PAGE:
Virtually every photograph gives a location in a World Trade Center that no longer exists. "WTC Building 1. 104th floor. Cantor-Fitzgerald Agencies." "KBW Employee. Tower 2, 89th floor." "WTC 1. 83rd floor. General Telecom." The sites and company names have taken on the aura of storied battlegrounds, like those engraved in the face of the Armory: Gettysburg, Chancellorsville, the Marne, Meuse-Argonne.

The nearly unbearable aspect of the photographs is the tension between hope and memorial. The photos were posted for the purpose of finding the lost. Yet many of those who composed them could not help going beyond mere identification. "My sister Mayra was the fire warden for her office on the 103rd floor," reads one. "As the fire warden, she would not have left till she made sure that all her friends and co-workers were off the floor. Mayra was last seen Screaming To Her Co-Workers To Get Off The Floor, To Get Out Because of the Fire." It adds that Mayra, a deeply tanned woman in a pale blue slipdress, "has a 12-year-old son named Elias."

Another photo includes a lengthy biography of 35-year-old Christopher Wodenshek, the father of five children younger than 10 and one of nearly 700 employees missing from Cantor-Fitzgerald. The poster quotes his wife Ann, with whom he celebrated his 12th anniversary the Sunday before the disaster: "He's the father of the year. Loving, adoring and he even changes the diapers." The photograph of Wodenshek, a division director at Cantor-Fitzgerald, is enclosed in a heart.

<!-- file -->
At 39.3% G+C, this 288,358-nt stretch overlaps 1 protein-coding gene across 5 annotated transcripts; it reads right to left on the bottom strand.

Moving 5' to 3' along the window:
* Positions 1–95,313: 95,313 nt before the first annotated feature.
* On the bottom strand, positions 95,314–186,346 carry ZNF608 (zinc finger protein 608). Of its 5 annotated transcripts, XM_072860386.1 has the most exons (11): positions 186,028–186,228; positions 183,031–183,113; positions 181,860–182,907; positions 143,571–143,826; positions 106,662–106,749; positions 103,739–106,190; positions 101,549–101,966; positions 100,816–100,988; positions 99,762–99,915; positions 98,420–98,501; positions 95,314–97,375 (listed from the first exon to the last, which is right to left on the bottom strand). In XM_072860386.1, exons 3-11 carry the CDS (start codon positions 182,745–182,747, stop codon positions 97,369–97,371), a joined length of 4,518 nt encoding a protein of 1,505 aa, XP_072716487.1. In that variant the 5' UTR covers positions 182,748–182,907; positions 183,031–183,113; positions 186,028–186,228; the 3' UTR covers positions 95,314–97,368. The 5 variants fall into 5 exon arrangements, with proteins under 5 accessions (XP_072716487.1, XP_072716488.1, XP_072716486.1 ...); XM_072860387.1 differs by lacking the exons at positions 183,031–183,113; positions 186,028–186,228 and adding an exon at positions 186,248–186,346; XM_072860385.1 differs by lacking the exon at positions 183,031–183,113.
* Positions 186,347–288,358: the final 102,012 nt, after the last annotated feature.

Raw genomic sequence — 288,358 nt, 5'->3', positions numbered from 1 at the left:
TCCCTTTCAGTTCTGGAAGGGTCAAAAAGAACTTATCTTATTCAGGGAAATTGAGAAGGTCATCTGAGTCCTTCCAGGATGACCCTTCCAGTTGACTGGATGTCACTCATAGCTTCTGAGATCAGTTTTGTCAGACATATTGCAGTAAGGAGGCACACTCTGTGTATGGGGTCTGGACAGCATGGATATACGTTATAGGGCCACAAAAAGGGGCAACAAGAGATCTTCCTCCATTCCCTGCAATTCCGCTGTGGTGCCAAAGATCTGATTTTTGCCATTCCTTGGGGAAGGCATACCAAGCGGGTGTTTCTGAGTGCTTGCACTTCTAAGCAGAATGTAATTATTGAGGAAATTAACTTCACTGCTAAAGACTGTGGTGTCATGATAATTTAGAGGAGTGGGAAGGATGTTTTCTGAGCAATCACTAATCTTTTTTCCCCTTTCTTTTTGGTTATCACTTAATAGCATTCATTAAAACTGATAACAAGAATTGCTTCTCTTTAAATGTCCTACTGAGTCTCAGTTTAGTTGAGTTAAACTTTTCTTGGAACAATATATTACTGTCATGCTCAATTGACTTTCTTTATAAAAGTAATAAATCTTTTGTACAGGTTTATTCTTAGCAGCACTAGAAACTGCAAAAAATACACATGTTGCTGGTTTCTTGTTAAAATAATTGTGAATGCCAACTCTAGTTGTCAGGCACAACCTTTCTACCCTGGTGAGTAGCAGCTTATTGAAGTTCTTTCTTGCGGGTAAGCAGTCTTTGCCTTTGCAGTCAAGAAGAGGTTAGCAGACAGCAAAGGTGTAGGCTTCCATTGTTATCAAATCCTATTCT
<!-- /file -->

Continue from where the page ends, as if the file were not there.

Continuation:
Desperation is evident everywhere, both during the disaster and in the search. The text accompanying a photo of 39-year old Daniel Lopez recounts a message he left for his wife. "Liz, it's me, Dan. My building has been hit. I made it to the 78th floor. I'm okay but will remain here to help evacuate people. See you soon."

The text goes on to say, "These were my brother's last words. We have physically searched every hospital on the list provided us. He was always the type to help someone in need. If anyone has seen Daniel or knows his whereabouts, call Evelyn or his wife Liz. God Bless!!!"

Another poster, seemingly prepared by children, shows Martin J. Coughlan dressed in a tuxedo and with his arm around his wife, posed in front of a townhouse. Written in markers are a number of messages: "Dad the Great," "We Miss You," "A Hero."

And "Please Come Home."

As the days pass since the horror unfolded - days with no new survivors found - the photos and the messages remain the same, but to onlookers, the meaning changes. What seemed like slim possibility once is rapidly approaching unendurable finality. Soon, the import of the pictures will be fixed in time, an eventuality foreseen by the poster depicting Robert Fot, a missing New York City fireman.

"If you have seen him, please call," the poster implores, "or Pray for him."